b. Setting Many of the scenes take place in the streets of Verona, Italy where the young men of the upper-class Capulet and Montague families hang out and get into fights with one another. Within Verona, Romeo and Juliet have very different worlds. Romeo is always seen in the streets, never in his own house; although, we do hear that he likes to spend a fair amount of time moping in his bedroom or in a sycamore grove when he's crushing on Rosaline at the beginning of the play (1.1.4). For the most part, Romeo is part of a freewheeling and masculine world. Juliet, in contrast, is very much a sheltered daughter, almost never allowed outside the walls of her father's house. Romeo must invade that world in order to meet Juliet by crashing the Capulet's party and then climbing up to her balcony (1.3). A neutral place where Romeo and Juliet's worlds overlap is at Friar Laurence's church. This seems to be the only place Juliet is allowed to go outside of her home, (for purposes of confessing sins…presumably not to commit them). Friar Laurence is Romeo's confessor as well. Verona, then, is a setting with a religious – specifically Catholic – dimension.

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Theatrical and film interpretations of the play have reset the play in many different cities, from West Side Story's 1950s New York City, which is divided by ethnic tensions, to the futuristic "Verona Beach" of Baz Luhrmann's film version of Romeo + Juliet. What most interpretations keep is the sense of a hot climate that provokes the passions, something Benvolio refers to directly when he says, "For, now, these hot days, is the mad blood stirring" (3.1.1). The play takes place in Verona, Italy during Shakespeare’s time, around the 1500’s. Since the play was performed long ago in a simple open theater, backdrops were not used and there were only a few props. Most of the scenery had to be imagined by the audience.

c.

Environment The environment surrounding Kingdom, in the tragedy of Romeo and Juliet can influence audiences who may interpret the scenes in different ways. The audience can be greatly affected in their interpretation of the story by the mise-en-scene, costuming, and the hidden symbolic meaning, I experienced from watching these movies. Focusing on the environment of the scenes and the costuming helped me in my interpretation, because I found hidden symbolism from these two qualities. The first time Romeo and Juliet saw each other was when Juliet was preoccupied in a traditional dance involving many people. The environment was set in a medieval style with dull colors in the background. Torches were lit in the windows, and some white candles were lit near the dance floor.

2. Rising Action The action starts to rise greatly at the balcony scene where each profess their love for each other. They decide to get married and plan it out. The rising action continues through the marriage, and the separation. It's also important to remember that Romeo and Juliet is a tragedy, not only a romance. Fine, love hits our two young heroes hard, but they act rashly, and it costs them their lives. They live in a time fraught with tension, and as there's no omnipotent Bono-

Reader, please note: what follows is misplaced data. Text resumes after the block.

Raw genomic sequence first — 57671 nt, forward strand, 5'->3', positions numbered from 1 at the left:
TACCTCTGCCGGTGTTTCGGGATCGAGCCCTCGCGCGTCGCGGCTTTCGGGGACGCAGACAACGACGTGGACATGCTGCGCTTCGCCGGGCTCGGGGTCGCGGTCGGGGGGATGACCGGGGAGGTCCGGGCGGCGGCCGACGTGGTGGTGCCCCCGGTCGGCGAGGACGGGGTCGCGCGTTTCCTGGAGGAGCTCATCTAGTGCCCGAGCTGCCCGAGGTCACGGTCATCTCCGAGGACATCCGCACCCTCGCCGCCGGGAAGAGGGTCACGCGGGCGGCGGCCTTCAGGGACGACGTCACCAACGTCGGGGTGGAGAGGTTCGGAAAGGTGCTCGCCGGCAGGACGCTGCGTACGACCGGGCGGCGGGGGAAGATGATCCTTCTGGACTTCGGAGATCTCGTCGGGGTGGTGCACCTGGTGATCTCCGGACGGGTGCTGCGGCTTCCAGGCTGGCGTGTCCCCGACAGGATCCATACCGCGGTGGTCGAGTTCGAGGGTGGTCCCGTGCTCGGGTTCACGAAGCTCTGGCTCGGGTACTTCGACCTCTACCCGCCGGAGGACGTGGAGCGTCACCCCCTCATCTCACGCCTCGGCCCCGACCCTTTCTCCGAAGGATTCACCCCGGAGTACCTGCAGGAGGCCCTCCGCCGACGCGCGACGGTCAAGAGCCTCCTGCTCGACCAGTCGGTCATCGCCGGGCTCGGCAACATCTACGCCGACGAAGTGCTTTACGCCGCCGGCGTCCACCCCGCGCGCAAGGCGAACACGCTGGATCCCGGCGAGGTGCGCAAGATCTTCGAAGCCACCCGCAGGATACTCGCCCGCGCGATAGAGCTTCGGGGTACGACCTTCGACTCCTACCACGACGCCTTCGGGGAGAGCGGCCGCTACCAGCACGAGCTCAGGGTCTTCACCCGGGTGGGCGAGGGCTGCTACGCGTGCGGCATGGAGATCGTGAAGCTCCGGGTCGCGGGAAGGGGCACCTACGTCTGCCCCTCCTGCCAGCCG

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figure to call in for conflict resolution, all the odds are against them. In Shakespeare, as in life, everything is tragic when times are tragic, and even love can't be expected to solve every problem. You can't buy the world a Coke, and you can't blaze through your own life living only on love. Romeo and Juliet moves us because we hope to feel the love that these two feel, but it stays with us because we're jarred by the poignancy of their failure and loss. For all the good strategizing, great sex, and poignant speeches, Romeo and Juliet is a simple lesson that love doesn't conquer all. But it has the potential to conquer each of us. We can take solace in our shared misery or delight here, but the most important thing is that, whatever we feel, we're all feeling it. Cold comfort, but comfort nonetheless.

3. Climax The climax is the inacting of the father’s plan. Juliet pretends to be dead, and Romeo does not know it and commits suicide.

4. Falling action Falling action or Anti Climax - The action begins to fall after Juliet commits suicide after finding Romeo dead. It continues as both families find their children dead.

5. Resolution The single plot is chronological and easy to follow. There are no flashbacks and no dream scenes. I think the story movie’s plot is closed plot, because there’s a clear or detail moment at the end of the story. The ending of the story is sad.

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Closing Sentence

That’s all my work to add my point or value for Extensive Reading’s Assignment, analyze “Romeo and Juliet” movie story. I’m so sorry if there are many word or sentence which are not correct, and I need correction to be better than ever for all readers, especially our lecturer Mr. Lambang Ertanto, S.S. M.Pd as a lecturer for Extensive Reading subject learning, because I’ll also publish my work to my blog. And I’ll also embed the file and video there. Only for correction, if there are so many mistakes in analyzing the movie story, please give comment at my blog : http://a-aziz.co.cc/ or http://az-edutainment.blogspot.com/ I also want to appreciate for the writer, author, editor, etc. who published their work to the internet, so I can find out more to support my work. http://youtube.com/ , http://shmoop.com/ , and http://bookrags.com/ I can’t mention all, but especially for the reference site above, because so many sites that I access and invite.